It is so profoundly tempting, such a basic human inclination, to insist that some people are more human and more valuable than others. Human history is littered with corpses of those who died because others insisted that they were somehow less human and less valuable.
Skin color, race, gender, sexual orientation: throughout history, people have murdered, oppressed, enslaved, degraded, and discriminated against those they believed were not worthy of respect. To take Genesis 1 seriously is to understand that all of this is a revolt against the God of creation.
People in power sometimes need to be reminded – sometimes forcefully and relentlessly – that there are no kinds of human beings. A person who does not understand this, a person who refuses to understand this, is fundamentally unworthy and unfit to be a leader.
So what kind of human being is worthy of being a leader?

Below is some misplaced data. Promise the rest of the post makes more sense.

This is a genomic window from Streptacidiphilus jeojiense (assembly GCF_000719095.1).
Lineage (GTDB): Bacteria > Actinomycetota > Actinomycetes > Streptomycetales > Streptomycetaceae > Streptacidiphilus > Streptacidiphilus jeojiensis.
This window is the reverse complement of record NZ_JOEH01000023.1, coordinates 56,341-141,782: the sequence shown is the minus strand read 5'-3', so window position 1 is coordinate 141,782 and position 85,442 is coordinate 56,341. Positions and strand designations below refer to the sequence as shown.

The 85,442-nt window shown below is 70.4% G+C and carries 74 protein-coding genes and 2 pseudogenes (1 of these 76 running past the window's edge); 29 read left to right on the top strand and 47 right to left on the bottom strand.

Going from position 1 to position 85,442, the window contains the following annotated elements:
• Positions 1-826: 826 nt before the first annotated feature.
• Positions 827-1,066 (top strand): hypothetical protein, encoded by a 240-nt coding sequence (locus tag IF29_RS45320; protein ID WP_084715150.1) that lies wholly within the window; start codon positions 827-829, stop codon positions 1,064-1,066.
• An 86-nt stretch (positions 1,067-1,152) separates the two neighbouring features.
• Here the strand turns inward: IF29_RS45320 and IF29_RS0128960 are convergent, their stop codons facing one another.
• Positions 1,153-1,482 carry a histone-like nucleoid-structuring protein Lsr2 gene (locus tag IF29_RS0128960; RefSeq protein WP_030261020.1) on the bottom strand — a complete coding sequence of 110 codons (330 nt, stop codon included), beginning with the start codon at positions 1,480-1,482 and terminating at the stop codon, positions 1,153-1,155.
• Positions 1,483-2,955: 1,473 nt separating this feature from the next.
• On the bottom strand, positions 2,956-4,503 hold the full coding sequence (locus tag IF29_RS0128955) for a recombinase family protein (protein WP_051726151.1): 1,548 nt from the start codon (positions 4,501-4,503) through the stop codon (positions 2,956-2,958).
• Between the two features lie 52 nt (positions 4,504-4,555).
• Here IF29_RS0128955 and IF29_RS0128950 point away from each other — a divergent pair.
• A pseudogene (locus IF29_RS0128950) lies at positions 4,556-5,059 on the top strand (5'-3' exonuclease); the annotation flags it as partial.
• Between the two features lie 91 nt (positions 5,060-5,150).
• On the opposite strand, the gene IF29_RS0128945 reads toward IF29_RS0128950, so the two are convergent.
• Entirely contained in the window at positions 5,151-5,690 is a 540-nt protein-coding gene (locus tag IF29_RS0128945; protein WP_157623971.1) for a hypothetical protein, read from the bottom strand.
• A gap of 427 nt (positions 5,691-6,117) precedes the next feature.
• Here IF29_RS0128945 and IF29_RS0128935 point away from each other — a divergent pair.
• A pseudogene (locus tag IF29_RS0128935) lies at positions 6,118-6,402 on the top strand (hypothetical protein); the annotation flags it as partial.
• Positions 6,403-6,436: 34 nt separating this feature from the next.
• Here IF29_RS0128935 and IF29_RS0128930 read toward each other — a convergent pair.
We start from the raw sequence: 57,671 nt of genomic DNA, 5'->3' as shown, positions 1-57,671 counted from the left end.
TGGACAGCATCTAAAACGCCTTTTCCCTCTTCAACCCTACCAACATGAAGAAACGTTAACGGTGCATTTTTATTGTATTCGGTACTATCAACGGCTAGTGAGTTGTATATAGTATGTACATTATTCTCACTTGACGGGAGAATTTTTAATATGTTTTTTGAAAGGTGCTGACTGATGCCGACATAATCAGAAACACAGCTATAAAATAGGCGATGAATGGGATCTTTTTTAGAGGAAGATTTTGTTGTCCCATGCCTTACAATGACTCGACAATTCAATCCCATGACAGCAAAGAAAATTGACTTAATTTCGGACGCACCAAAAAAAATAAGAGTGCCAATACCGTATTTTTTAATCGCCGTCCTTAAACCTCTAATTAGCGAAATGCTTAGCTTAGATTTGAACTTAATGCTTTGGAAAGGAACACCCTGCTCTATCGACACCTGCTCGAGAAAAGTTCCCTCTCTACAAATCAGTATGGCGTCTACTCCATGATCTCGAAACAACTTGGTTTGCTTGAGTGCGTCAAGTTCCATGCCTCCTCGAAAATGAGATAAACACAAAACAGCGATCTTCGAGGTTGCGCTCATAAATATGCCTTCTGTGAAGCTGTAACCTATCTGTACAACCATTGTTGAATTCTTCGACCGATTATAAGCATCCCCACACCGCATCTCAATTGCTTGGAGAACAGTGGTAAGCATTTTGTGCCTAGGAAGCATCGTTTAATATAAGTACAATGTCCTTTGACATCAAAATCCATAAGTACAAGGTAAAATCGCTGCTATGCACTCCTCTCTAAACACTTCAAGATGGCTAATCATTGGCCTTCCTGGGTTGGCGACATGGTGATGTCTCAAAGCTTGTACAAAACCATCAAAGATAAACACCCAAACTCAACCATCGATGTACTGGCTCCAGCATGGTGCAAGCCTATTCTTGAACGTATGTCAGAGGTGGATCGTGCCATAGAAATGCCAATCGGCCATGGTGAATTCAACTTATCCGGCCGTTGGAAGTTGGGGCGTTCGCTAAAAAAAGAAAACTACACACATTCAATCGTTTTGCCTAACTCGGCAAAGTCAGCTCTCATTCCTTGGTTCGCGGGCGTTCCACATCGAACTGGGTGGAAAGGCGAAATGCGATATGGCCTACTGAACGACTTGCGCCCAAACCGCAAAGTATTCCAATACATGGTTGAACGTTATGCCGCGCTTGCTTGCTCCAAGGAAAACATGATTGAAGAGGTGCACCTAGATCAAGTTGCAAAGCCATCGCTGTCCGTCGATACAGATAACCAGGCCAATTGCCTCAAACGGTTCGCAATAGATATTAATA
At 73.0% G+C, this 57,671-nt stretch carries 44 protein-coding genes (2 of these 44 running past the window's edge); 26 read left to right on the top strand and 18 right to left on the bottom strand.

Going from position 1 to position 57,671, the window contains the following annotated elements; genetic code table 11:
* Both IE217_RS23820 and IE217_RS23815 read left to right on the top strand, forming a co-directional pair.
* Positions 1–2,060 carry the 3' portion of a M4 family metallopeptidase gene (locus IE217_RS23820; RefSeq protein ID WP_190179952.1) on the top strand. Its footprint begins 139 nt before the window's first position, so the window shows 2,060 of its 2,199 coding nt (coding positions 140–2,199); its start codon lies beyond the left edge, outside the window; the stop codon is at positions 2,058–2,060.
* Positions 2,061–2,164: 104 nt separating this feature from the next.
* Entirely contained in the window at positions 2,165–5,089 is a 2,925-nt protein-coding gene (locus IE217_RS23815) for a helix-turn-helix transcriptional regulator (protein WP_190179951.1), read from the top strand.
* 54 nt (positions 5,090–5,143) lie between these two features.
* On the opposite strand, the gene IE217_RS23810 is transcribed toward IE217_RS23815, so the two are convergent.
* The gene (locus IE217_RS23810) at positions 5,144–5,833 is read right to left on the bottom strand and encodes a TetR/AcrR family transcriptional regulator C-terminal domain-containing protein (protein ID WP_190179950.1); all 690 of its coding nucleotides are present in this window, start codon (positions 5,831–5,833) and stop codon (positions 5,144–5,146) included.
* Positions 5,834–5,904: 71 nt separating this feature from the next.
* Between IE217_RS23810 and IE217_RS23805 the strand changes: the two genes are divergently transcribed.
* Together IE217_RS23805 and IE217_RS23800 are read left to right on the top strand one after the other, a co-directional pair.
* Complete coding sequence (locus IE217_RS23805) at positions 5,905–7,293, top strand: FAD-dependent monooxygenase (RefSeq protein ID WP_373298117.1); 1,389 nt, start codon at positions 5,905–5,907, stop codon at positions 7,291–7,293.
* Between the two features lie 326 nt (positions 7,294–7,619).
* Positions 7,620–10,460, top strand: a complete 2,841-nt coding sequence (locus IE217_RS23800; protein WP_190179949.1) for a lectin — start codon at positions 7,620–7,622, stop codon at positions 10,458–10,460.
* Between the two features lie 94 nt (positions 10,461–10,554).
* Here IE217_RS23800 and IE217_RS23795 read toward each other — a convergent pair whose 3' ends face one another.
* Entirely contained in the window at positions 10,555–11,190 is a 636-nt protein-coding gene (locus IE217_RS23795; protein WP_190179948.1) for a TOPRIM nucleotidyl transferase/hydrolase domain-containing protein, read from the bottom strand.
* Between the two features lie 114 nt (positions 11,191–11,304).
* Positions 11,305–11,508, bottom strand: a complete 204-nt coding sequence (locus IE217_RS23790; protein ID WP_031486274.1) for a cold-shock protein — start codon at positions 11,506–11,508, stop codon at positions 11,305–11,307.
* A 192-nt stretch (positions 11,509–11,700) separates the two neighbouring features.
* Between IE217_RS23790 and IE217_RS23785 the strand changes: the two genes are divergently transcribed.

When Moses witnesses an Egyptian beating a “Hebrew, one of his kinsmen,” he intervenes and strikes down the Egyptian oppressor. He cannot tolerate the abuse of his fellow Israelite. But he is not content merely to defend the Israelites; he also seeks to mediate between them.
But crucially, Moses’s circle of concern does not end there. Standing at a well witnessing local shepherds mistreating Midianite women, Moses “rises to their defense, saves them, and waters their flock.” (Exodus 2:17)
Why is it so important to the Torah to tell this story? Jewish leadership worthy of its name must not only be offended by – and must not only act against – injustices perpetrated against our own people; as Moshe models for us, Jewish leadership must also be outraged by – and must act against – injustice committed against anyone.